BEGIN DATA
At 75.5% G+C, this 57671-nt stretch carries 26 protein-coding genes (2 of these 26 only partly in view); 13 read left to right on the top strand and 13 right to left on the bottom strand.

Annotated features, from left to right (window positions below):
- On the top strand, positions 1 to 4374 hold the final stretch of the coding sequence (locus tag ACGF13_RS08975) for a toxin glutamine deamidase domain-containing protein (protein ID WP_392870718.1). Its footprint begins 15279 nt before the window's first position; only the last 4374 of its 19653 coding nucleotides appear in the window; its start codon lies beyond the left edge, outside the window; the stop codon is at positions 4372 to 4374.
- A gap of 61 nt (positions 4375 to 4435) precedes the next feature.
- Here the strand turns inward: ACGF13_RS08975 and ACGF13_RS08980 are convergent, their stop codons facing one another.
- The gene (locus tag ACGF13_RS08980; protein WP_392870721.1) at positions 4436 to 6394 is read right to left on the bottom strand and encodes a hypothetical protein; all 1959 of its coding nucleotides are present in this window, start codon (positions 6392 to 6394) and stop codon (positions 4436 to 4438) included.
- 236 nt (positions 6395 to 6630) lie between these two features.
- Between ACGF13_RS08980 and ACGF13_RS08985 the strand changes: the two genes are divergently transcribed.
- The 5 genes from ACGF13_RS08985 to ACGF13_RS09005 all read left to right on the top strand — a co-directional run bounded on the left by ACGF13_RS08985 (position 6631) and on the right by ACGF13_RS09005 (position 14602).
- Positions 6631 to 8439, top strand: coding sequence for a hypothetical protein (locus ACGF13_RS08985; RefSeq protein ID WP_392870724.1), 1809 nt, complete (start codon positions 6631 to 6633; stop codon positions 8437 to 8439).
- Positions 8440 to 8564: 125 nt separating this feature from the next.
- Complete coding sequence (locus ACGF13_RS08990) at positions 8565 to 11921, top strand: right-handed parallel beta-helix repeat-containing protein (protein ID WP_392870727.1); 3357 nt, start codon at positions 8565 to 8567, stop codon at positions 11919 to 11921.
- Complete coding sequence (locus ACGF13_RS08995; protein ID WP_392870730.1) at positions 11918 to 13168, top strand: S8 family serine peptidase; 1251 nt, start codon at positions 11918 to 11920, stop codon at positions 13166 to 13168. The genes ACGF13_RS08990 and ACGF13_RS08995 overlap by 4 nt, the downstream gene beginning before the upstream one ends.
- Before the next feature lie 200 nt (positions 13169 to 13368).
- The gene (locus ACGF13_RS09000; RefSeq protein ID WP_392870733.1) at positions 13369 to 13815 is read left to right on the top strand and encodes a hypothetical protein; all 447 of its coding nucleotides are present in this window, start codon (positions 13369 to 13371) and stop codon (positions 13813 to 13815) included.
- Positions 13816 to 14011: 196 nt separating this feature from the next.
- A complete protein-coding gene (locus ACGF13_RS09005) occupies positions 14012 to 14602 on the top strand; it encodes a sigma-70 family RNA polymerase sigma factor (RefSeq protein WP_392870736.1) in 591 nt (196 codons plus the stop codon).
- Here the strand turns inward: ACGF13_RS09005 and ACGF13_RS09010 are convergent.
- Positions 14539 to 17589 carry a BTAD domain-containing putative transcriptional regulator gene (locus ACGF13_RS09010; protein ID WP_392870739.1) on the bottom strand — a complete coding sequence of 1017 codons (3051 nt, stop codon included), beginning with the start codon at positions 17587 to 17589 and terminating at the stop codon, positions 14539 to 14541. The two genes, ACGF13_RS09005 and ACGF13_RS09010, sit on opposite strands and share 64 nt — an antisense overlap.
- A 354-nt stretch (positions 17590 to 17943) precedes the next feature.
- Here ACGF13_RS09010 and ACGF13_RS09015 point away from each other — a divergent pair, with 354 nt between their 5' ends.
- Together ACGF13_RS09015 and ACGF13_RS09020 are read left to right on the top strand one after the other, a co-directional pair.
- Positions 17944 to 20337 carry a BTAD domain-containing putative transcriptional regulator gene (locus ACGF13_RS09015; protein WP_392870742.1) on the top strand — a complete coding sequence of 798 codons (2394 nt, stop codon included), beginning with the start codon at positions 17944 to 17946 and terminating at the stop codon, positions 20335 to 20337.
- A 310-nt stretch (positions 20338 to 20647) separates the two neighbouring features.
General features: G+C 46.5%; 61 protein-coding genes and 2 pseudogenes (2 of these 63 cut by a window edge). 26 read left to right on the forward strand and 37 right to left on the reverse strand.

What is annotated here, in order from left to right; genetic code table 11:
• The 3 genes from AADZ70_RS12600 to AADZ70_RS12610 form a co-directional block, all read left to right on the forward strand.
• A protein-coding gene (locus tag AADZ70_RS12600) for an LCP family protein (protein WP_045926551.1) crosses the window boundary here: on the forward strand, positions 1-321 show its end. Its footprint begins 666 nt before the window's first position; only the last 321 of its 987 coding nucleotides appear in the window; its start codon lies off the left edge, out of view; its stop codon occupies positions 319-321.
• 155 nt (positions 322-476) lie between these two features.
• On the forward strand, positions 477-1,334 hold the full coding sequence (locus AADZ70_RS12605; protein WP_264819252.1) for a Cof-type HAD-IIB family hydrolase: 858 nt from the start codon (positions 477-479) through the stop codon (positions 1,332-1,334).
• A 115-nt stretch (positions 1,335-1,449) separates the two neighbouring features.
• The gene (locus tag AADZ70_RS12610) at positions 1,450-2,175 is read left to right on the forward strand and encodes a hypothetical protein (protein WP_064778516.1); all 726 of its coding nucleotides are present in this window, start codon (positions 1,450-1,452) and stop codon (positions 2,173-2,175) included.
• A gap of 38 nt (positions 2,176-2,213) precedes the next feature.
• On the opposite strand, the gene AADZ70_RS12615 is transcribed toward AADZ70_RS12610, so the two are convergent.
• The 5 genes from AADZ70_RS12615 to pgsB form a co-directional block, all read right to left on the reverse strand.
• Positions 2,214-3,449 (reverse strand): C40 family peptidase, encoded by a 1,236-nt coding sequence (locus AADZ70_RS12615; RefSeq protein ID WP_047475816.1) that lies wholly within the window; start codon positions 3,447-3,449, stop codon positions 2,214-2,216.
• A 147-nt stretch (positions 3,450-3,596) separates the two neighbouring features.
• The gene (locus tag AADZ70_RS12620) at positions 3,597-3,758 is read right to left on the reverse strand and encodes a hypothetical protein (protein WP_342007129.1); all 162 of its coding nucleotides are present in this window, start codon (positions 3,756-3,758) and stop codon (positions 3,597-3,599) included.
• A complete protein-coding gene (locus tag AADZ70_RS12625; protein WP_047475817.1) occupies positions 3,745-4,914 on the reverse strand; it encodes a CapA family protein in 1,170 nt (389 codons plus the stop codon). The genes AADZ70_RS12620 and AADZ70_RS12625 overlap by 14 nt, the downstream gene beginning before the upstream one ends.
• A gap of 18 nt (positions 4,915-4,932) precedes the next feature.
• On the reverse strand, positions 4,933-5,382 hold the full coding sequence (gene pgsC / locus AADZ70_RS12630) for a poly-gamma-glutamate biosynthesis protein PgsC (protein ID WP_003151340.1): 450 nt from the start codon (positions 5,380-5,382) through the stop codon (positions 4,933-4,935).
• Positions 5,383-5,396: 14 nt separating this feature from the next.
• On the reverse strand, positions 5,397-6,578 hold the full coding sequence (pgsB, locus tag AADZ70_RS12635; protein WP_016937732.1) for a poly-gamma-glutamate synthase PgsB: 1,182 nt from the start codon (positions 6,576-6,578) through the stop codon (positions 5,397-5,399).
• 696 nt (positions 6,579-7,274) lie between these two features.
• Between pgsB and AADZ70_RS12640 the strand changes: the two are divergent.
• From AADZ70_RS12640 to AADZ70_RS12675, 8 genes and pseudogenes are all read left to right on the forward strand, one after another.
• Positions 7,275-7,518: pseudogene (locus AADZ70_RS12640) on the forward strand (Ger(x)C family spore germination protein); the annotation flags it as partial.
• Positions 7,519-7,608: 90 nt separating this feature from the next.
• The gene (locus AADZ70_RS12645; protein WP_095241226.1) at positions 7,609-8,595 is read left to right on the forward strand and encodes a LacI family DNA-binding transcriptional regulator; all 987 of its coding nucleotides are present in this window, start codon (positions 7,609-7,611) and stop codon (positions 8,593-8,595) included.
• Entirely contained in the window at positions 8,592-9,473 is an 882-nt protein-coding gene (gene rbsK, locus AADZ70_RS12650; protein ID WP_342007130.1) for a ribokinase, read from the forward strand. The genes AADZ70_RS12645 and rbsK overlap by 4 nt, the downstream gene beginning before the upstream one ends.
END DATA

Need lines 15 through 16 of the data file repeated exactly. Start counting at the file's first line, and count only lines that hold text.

- The gene (locus ACGF13_RS09000; RefSeq protein ID WP_392870733.1) at positions 13369 to 13815 is read left to right on the top strand and encodes a hypothetical protein; all 447 of its coding nucleotides are present in this window, start codon (positions 13369 to 13371) and stop codon (positions 13813 to 13815) included.
- Positions 13816 to 14011: 196 nt separating this feature from the next.